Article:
TEA Fellows
Teaching Fellows from the Teaching Excellence Achievement (TEA) Program with the AHS teachers that hosted them in their classes. (Courtesy Photo).

For six weeks, teachers from foreign countries, as a part of the Teaching Excellence and Achievement Program (TEA), visited the US and were hosted by various schools to spread cultural knowledge and help the teachers improve their skills. Teachers at AHS hosted the foreign teachers for seven days, and during that time, the visiting teachers observed  how AHS classrooms function.

According to Ms. Doucet, a science teacher at AHS who hosted one of the teachers, The Teaching Excellence and Achievement Program, which is coordinated by the US department of State, strives “to engage teachers from nations that usually academically have a lot of challenges.” AHS is not the only school that is participating here in Massachusetts. Chelmsford also hosted the foreign teachers, who were part of the UMASS Lowell section of the program out of three different locations participating.

To make the most out of their stay in the US, the TEA program included a full itinerary. The week of January 27th the teachers arrived in Washington D.C., where they stayed for the first week of their trip. Then, according to Doucet, “they [broke] up to their individual schools and they [learned] about education through courses at UMASS Lowell.” The teachers also spent seven school days at either AHS or Chelmsford High School to observe classes.

In the classrooms at AHS, the teachers worked differently depending on what they teach in their home countries and “their personality and how comfortable they are with English,” according to Doucet. In order to be accepted into the program, the teachers had to take a verbal and written test to see how proficient they are in English. Teachers who are more proficient in English had an easier time communicating and connecting with the teachers and students at the schools they visited.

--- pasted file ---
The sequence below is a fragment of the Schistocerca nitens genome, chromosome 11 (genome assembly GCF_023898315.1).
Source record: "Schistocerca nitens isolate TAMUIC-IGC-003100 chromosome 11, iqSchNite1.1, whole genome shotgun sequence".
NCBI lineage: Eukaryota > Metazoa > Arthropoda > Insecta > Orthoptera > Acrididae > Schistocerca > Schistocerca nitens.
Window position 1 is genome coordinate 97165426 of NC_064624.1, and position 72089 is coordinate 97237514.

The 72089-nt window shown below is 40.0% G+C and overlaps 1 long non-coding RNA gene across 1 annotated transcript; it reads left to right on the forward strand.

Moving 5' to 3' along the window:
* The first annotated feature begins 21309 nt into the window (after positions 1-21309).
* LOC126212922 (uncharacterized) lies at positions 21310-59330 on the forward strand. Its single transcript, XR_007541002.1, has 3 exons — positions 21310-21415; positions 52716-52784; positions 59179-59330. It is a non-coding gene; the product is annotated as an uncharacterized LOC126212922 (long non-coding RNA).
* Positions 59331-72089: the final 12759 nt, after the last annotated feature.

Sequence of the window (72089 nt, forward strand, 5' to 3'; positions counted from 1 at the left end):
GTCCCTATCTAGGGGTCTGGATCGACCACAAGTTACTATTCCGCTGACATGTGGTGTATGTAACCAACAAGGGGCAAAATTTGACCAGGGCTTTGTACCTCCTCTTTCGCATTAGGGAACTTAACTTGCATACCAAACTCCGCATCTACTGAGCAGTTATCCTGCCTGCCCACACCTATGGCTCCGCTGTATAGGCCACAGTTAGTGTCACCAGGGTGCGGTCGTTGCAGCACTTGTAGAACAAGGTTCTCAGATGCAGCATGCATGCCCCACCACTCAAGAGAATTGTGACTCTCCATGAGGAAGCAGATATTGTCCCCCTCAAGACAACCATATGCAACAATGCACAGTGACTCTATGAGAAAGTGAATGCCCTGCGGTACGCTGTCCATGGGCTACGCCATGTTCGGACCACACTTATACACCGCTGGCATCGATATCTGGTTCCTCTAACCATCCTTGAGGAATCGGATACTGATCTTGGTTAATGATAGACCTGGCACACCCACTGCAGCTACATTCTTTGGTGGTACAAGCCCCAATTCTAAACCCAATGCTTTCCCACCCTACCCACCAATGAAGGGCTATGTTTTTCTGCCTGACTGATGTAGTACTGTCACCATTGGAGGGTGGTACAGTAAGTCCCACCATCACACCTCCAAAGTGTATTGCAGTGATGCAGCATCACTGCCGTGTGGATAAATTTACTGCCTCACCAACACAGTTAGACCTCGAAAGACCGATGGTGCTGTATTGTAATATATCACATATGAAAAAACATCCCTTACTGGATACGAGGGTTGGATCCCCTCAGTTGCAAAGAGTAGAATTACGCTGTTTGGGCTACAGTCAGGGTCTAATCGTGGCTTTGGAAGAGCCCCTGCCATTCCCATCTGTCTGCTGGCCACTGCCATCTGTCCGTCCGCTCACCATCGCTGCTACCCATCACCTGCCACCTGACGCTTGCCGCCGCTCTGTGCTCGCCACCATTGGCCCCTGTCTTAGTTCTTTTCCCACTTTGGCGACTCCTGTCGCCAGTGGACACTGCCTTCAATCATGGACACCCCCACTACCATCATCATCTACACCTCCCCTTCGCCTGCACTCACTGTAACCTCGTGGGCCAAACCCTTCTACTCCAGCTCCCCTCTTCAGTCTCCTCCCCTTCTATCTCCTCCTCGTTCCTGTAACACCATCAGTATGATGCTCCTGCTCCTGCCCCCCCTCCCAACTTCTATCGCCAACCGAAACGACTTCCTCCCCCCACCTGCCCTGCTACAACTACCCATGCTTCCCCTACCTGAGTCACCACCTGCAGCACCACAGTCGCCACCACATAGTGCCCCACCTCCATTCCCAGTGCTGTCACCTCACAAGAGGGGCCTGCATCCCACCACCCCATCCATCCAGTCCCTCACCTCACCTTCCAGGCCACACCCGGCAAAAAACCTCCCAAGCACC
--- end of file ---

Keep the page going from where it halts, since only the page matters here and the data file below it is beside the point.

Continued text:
The TEA program not only allowed foreign teachers to learn from how US teachers worked, but it also allows students to discover new information about the foreign countries. Each TEA student not only observed classes, but they also conducted a lesson about their home country. Even though it may have been nerve-wracking to present in front of 25-30 high schoolers for 83 minutes, the teachers were still able to “[highlight] some of the strengths, some of the weaknesses, and the best part….was that students had many more questions than I was expecting,” Doucet said.

The TEA participants were in the US for six weeks in total and left on March 13th. Even though their time here has come to an end, the TEA program has helped connect teachers from foreign countries with AHS, and hopefully their time here resulted in a new perspective for both students and teachers alike.

By Kinsey Ogden